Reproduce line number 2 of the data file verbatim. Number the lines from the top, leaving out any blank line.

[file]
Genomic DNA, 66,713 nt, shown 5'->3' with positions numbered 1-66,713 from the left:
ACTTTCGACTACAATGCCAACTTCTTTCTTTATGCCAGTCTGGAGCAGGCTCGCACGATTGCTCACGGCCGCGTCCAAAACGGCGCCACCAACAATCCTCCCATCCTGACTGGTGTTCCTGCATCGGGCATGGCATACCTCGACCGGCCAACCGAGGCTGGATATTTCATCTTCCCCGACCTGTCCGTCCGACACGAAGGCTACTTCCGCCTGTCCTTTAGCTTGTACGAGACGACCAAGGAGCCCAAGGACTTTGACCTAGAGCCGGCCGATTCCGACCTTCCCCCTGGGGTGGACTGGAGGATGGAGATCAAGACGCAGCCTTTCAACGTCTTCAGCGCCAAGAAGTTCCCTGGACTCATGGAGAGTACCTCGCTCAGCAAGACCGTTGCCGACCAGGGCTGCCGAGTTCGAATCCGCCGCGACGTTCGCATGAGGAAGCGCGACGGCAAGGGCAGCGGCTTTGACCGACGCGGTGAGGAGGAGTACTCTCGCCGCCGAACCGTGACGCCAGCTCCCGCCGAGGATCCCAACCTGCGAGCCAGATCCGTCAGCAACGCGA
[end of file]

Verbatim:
ACTTTCGACTACAATGCCAACTTCTTTCTTTATGCCAGTCTGGAGCAGGCTCGCACGATTGCTCACGGCCGCGTCCAAAACGGCGCCACCAACAATCCTCCCATCCTGACTGGTGTTCCTGCATCGGGCATGGCATACCTCGACCGGCCAACCGAGGCTGGATATTTCATCTTCCCCGACCTGTCCGTCCGACACGAAGGCTACTTCCGCCTGTCCTTTAGCTTGTACGAGACGACCAAGGAGCCCAAGGACTTTGACCTAGAGCCGGCCGATTCCGACCTTCCCCCTGGGGTGGACTGGAGGATGGAGATCAAGACGCAGCCTTTCAACGTCTTCAGCGCCAAGAAGTTCCCTGGACTCATGGAGAGTACCTCGCTCAGCAAGACCGTTGCCGACCAGGGCTGCCGAGTTCGAATCCGCCGCGACGTTCGCATGAGGAAGCGCGACGGCAAGGGCAGCGGCTTTGACCGACGCGGTGAGGAGGAGTACTCTCGCCGCCGAACCGTGACGCCAGCTCCCGCCGAGGATCCCAACCTGCGAGCCAGATCCGTCAGCAACGCGA